Not­ably, only one sub­set of Re­pub­lic­an-lean­ing groups was in­clined to push for the dis­sol­u­tion of Obama­care. White men without a col­lege de­gree said they pre­ferred to hold up gov­ern­ment fund­ing, 49 per­cent to 44 per­cent. Every oth­er Re­pub­lic­an group dis­agreed, and dis­agreed enorm­ously. White men with a col­lege de­gree, for ex­ample, pre­ferred keep­ing the is­sues sep­ar­ate by a mar­gin of 66 per­cent to 31 per­cent, a 40-point swing from their blue-col­lar brethren. More than 60 per­cent of white wo­men, both those with and without a de­gree, wanted to deal with Obama­care later.

The find­ings sug­gest the de­fund ef­fort is be­ing driv­en by the GOP’s most con­ser­vat­ive wing while more mod­er­ate ele­ments of the party’s co­ali­tion look on anxiously. Blue-col­lar white men are the most con­ser­vat­ive of the four edu­ca­tion-gender sub­groups — just 33 per­cent of them backed Obama in 2012, ac­cord­ing to exit polls, com­pared with 38 per­cent of white-col­lar white men.

Op­pos­i­tion to link­ing Obama­care with debt-ceil­ing talks is less severe, but non­ethe­less po­tent. A ma­jor­ity, 52 per­cent, say “in­crease the U.S. debt lim­it and deal with the health care is­sue sep­ar­ately,” while 31 per­cent say “only in­crease the debt lim­it if Obama agrees to delay or with­draw his health care plan.”

By a mar­gin of 48 per­cent to 33 per­cent, Re­pub­lic­ans say they should hold out on the debt-ceil­ing un­til Obama res­cinds the health care law. The plur­al­ity in­dic­ates a more con­gru­ous, if still far from united, front with­in the GOP. That ex­plains why many GOP strategists think a fight over the debt ceil­ing is smarter than one over gov­ern­ment fund­ing.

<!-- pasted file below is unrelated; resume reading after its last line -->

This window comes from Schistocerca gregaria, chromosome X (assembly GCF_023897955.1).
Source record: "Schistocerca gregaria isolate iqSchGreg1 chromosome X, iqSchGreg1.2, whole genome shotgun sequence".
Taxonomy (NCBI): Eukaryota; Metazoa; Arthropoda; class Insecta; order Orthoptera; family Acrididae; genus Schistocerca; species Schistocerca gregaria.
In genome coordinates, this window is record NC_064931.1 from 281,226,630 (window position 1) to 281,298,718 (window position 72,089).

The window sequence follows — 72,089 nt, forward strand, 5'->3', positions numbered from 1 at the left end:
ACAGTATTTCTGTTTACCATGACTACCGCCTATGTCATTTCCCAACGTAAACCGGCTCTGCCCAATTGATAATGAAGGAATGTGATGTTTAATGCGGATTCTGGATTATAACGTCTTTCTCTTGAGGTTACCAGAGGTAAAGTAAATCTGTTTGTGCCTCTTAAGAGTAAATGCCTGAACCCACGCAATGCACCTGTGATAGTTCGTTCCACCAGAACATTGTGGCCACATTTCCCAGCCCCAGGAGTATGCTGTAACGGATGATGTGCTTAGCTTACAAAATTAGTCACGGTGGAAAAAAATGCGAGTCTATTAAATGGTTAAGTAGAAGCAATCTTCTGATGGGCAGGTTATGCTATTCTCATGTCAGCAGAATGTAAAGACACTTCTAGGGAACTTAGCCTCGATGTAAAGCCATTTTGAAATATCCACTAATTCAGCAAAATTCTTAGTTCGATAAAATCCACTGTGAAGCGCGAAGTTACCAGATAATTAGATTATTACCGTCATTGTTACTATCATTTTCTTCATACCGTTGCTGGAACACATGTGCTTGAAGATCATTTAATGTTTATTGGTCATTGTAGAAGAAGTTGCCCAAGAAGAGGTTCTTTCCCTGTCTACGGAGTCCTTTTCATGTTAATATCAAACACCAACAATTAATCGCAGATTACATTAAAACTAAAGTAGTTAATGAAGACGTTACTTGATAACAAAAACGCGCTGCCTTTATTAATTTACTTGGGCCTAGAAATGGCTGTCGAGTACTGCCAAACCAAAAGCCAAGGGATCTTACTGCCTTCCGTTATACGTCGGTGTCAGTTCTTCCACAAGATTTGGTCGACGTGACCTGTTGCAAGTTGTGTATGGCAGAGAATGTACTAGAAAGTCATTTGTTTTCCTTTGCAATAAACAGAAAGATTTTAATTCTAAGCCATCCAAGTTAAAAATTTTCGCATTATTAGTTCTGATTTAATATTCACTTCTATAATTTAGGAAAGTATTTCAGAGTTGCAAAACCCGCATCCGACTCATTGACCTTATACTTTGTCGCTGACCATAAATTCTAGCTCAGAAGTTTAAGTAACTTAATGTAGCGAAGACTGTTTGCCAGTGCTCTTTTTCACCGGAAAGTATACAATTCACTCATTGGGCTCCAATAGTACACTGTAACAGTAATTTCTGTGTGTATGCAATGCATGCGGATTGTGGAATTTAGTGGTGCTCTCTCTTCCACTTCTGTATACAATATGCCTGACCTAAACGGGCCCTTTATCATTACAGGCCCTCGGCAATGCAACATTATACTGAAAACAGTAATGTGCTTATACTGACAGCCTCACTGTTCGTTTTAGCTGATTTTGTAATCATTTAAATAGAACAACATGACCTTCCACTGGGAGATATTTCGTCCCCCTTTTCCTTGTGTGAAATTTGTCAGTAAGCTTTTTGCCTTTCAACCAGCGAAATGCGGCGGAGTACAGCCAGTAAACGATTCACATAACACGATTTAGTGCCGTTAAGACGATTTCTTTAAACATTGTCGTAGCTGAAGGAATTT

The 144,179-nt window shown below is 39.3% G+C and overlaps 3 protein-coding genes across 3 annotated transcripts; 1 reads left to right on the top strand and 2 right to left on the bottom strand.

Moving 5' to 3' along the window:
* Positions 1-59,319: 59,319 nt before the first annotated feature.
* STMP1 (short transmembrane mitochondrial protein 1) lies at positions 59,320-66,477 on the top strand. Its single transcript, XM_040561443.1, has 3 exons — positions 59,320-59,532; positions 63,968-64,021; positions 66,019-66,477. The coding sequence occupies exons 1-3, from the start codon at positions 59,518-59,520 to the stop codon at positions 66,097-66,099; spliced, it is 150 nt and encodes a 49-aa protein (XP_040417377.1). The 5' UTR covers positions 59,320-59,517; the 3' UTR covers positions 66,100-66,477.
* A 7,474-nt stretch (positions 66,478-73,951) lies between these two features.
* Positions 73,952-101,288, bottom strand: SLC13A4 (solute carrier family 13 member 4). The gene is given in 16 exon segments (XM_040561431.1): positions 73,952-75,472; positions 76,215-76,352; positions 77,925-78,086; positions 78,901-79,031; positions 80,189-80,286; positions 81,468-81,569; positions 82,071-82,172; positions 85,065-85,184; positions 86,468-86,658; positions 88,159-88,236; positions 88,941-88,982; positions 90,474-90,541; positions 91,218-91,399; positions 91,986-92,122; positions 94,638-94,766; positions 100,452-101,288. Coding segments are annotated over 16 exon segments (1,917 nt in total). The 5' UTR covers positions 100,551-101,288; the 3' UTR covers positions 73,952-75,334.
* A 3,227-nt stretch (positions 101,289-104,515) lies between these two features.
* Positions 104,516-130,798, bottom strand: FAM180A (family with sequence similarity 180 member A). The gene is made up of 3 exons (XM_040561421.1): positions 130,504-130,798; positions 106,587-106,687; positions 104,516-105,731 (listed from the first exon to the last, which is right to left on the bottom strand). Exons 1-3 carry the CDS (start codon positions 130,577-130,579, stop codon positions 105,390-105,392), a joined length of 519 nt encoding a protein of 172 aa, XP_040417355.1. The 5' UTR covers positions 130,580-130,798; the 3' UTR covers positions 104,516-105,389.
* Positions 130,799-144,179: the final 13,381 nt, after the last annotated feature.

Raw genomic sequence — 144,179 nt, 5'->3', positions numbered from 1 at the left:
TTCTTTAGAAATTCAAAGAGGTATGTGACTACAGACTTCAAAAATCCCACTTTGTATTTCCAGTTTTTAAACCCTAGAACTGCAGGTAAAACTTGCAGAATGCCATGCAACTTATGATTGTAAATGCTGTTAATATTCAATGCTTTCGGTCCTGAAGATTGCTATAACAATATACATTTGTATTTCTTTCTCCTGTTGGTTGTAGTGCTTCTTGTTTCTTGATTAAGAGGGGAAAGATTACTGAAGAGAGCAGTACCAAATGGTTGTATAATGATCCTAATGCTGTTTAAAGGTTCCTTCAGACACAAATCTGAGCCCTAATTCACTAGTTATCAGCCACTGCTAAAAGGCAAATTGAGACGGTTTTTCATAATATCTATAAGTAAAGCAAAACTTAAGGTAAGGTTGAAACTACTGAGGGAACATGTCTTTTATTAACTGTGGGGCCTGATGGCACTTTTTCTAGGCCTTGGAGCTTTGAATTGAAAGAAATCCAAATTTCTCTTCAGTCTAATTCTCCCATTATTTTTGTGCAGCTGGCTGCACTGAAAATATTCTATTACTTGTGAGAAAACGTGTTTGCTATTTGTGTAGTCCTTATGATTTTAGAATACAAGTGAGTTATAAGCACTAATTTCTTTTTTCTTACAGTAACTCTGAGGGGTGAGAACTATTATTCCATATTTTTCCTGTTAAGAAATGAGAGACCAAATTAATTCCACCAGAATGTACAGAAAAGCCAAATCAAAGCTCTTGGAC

But in­de­pend­ents are more hos­tile to the idea — 51 per­cent of them want to wall off the Af­ford­able Care Act from the debt ceil­ing, and only 33 per­cent say the two meas­ures should be linked. For their part, 68 per­cent of Demo­crats want to keep them sep­ar­ate.

Re­pub­lic­ans can find a sil­ver lin­ing in the data on one ques­tion: whom voters would blame for a gov­ern­ment shut­down. Nearly as many named the Obama ad­min­is­tra­tion (36 per­cent) as Re­pub­lic­ans (39 per­cent), while 17 per­cent said both would be equally to blame.

The split in sen­ti­ment was es­pe­cially stark along edu­ca­tion­al lines among white voters. A strong plur­al­ity of blue-col­lar whites, 45 per­cent, said they’d hold Obama ac­count­able, while just 29 per­cent tapped Re­pub­lic­ans. But 43 per­cent of white-col­lar whites said they’d blame Re­pub­lic­ans, more than the 36 per­cent who said the White House.

The poll, con­duc­ted Sept. 19-22, in­ter­viewed 1,003 adults over land­line and cell phones. It has a mar­gin of er­ror of  plus or minus 3.6 per­cent­age points.